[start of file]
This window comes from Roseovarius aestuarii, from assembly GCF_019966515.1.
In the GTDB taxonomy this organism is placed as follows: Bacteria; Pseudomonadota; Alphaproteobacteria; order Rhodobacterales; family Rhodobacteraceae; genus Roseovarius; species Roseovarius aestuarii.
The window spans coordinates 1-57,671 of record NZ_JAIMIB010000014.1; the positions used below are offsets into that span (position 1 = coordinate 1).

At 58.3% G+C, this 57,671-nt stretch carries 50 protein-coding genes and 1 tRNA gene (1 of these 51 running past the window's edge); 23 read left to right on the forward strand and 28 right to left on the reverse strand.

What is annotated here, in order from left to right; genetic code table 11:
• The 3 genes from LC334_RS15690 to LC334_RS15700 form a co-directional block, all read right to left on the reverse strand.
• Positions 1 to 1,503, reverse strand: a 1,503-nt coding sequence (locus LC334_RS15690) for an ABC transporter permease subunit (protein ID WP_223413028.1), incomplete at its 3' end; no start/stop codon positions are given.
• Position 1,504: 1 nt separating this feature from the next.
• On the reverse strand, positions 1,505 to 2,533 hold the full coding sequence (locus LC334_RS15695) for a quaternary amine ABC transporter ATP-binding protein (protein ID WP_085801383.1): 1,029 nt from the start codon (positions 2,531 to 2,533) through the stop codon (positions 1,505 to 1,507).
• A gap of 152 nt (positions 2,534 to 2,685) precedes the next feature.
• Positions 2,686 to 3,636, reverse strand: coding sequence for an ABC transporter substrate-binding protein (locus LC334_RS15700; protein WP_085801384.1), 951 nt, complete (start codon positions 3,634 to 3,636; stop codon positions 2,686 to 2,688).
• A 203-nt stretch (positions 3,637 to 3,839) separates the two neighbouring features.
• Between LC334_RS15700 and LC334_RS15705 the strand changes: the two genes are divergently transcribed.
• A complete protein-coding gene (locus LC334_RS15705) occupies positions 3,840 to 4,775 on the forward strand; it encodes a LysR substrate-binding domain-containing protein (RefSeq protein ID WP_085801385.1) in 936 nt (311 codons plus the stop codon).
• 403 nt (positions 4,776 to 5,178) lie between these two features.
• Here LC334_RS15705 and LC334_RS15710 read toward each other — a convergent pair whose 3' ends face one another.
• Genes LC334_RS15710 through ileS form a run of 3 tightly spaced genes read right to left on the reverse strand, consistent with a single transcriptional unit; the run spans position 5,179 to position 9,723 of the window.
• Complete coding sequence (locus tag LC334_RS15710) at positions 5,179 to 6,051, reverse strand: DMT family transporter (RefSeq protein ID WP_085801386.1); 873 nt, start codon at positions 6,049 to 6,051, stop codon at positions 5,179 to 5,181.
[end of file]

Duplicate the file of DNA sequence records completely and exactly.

This window comes from Roseovarius aestuarii, from assembly GCF_019966515.1.
In the GTDB taxonomy this organism is placed as follows: Bacteria; Pseudomonadota; Alphaproteobacteria; order Rhodobacterales; family Rhodobacteraceae; genus Roseovarius; species Roseovarius aestuarii.
The window spans coordinates 1-57,671 of record NZ_JAIMIB010000014.1; the positions used below are offsets into that span (position 1 = coordinate 1).

At 58.3% G+C, this 57,671-nt stretch carries 50 protein-coding genes and 1 tRNA gene (1 of these 51 running past the window's edge); 23 read left to right on the forward strand and 28 right to left on the reverse strand.

What is annotated here, in order from left to right; genetic code table 11:
• The 3 genes from LC334_RS15690 to LC334_RS15700 form a co-directional block, all read right to left on the reverse strand.
• Positions 1 to 1,503, reverse strand: a 1,503-nt coding sequence (locus LC334_RS15690) for an ABC transporter permease subunit (protein ID WP_223413028.1), incomplete at its 3' end; no start/stop codon positions are given.
• Position 1,504: 1 nt separating this feature from the next.
• On the reverse strand, positions 1,505 to 2,533 hold the full coding sequence (locus LC334_RS15695) for a quaternary amine ABC transporter ATP-binding protein (protein ID WP_085801383.1): 1,029 nt from the start codon (positions 2,531 to 2,533) through the stop codon (positions 1,505 to 1,507).
• A gap of 152 nt (positions 2,534 to 2,685) precedes the next feature.
• Positions 2,686 to 3,636, reverse strand: coding sequence for an ABC transporter substrate-binding protein (locus LC334_RS15700; protein WP_085801384.1), 951 nt, complete (start codon positions 3,634 to 3,636; stop codon positions 2,686 to 2,688).
• A 203-nt stretch (positions 3,637 to 3,839) separates the two neighbouring features.
• Between LC334_RS15700 and LC334_RS15705 the strand changes: the two genes are divergently transcribed.
• A complete protein-coding gene (locus LC334_RS15705) occupies positions 3,840 to 4,775 on the forward strand; it encodes a LysR substrate-binding domain-containing protein (RefSeq protein ID WP_085801385.1) in 936 nt (311 codons plus the stop codon).
• 403 nt (positions 4,776 to 5,178) lie between these two features.
• Here LC334_RS15705 and LC334_RS15710 read toward each other — a convergent pair whose 3' ends face one another.
• Genes LC334_RS15710 through ileS form a run of 3 tightly spaced genes read right to left on the reverse strand, consistent with a single transcriptional unit; the run spans position 5,179 to position 9,723 of the window.
• Complete coding sequence (locus tag LC334_RS15710) at positions 5,179 to 6,051, reverse strand: DMT family transporter (RefSeq protein ID WP_085801386.1); 873 nt, start codon at positions 6,049 to 6,051, stop codon at positions 5,179 to 5,181.